Do you have an angle in your laundry chute?

okpokesfanFebruary 12, 2013

The laundry chute will start in my daughter's bathroom upstairs. If it comes straight down, it will shoot into the pantry. However, we can angle it a little and have it shoot into the laundry room.

My DH and I are disagreeing about the angle though. HE thinks clothes will get stuck if it's angled. I'm not sure as long as the angle is gentle enough.

Please help, we need some answers by tomorrow!

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Here is the picture of our laundry/pantry area. The x is where the chute would be in the pantry. One of the issues is that my pantry keeps getting taken for other things--the water softener, a box for a return on the outside. Frustrating!

Please advise!

    Bookmark   February 12, 2013 at 8:40PM
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I think you can do a gentle angle/continuous slope. I wouldn't put in a true angle.
Disclaimer: I don't have a chute, and they aren't allowed in all jurisdictions.

    Bookmark   February 13, 2013 at 12:37AM
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We have a straight chute. The upstairs drop off point is in the hallway. We have a recessed display niche and under it is a 2 door cabinet. One door is for the laundry chute. A chute in a hallway or common area can be used by everyone. I would be annoyed if I went to drop my clothes down the chute and someone was in the bathroom ... do I then have to dump them back in my bedroom or walk them downstairs.

    Bookmark   February 13, 2013 at 2:55AM
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It maybe a little over the top, and I'm not a germophobe, but it would be kind of disgusting to me to have dirty laundry dumped into my pantry with food and food prep things. I would go for a gentle slope.

    Bookmark   February 13, 2013 at 8:05AM
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Unfortunately the only place for the laundry chute to drop into the pantry and/or laundry is in the bathroom above it. The rest of the rooms are over the kitchen or piano room.
Believe me I looked for another place for it!

    Bookmark   February 13, 2013 at 3:02PM
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The chute in my parents' house has a bend in it and it's worked fine since 1964. It begins in the upstairs bathroom and angles down about 5 feet where it then goes straight down to the basement. At the bend, there's a little door inside a kitchen pantry cabinet so that kitchen towels, etc. can be put down the chute. If something big, like a heavy blanket, is put in the bathroom opening, it might get hung up at the bend, but all you have to do is open the small pantry door and give it a nudge and it continues down to the basement.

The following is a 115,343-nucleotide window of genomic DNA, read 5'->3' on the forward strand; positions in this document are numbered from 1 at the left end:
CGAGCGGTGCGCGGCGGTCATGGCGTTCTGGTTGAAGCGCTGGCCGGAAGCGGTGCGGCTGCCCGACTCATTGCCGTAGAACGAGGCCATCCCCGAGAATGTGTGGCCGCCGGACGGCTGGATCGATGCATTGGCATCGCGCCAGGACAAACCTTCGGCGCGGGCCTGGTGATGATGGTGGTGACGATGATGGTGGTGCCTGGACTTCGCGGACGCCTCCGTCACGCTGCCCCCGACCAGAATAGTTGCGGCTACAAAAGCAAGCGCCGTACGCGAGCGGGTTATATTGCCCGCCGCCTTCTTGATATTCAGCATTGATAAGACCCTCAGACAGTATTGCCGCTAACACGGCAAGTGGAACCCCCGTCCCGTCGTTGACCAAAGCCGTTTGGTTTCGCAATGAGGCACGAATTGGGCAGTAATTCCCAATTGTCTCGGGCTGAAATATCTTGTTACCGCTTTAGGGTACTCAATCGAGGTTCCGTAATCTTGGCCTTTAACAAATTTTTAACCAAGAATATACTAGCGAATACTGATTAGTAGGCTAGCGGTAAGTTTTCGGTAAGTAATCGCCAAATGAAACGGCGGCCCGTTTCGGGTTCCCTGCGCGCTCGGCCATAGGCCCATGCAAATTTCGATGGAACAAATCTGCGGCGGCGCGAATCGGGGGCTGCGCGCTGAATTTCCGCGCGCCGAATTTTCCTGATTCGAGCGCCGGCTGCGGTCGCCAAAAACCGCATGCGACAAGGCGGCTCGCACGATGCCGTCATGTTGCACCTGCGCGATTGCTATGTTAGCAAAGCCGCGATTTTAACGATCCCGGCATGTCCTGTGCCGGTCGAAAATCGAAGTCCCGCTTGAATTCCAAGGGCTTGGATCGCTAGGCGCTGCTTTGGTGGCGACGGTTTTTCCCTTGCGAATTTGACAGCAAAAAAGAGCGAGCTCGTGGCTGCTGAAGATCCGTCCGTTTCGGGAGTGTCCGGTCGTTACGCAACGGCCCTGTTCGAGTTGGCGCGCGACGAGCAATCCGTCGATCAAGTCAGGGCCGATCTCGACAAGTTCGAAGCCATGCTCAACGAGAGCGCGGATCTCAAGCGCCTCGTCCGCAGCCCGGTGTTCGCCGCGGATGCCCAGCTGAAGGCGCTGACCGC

Bookmark   February 13, 2013 at 7:23PM
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There's an angle in our laundry chute. But we can't use it as the house was remodeled several times since it was built in 1964 and it would terminate in the kitchen, which is where the laundry was first located. My sister's custom-built home of that era had the same setup. Now, the most common place for laundries in high-end homes is on the second floor.

This post was edited by worthy on Fri, Feb 15, 13 at 8:16

    Bookmark   February 14, 2013 at 10:40PM
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Worthy, most of the time when I'm doing laundry, I am in my kitchen so I wanted the laundry to be downstairs. Plus, when the kids are gone I wanted everything DH and I would need to be on the first floor. We are already framed and doing rough-ins so obviously laundry location can't be changed. :^)

    Bookmark   February 15, 2013 at 3:21PM
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Hi everyone. Not sure what material you are using for your laundry chute but here in the UK we only use stainless steel (very smooth inside). An angle up to 45 degree degrees is fine - nothing will get stuck / has got stuck.
I am aware that in the US people use plastic or wood to construct a laundry chute (not allowed in the UK) and I can see that any angle over 30 degrees could prevent your laundry from falling freely.
Please find an image attached of a recent installation of a powder coated residential laundry chute with a 45 degree bend in it.
Good luck with your project. If I can help you further please just ask.

Here is a link that might be useful: Laundry Chute Information

    Bookmark   February 19, 2013 at 1:40AM
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Our HVAC guy is making it & will use metal. Thank you laundry chute!

    Bookmark   February 19, 2013 at 8:16PM
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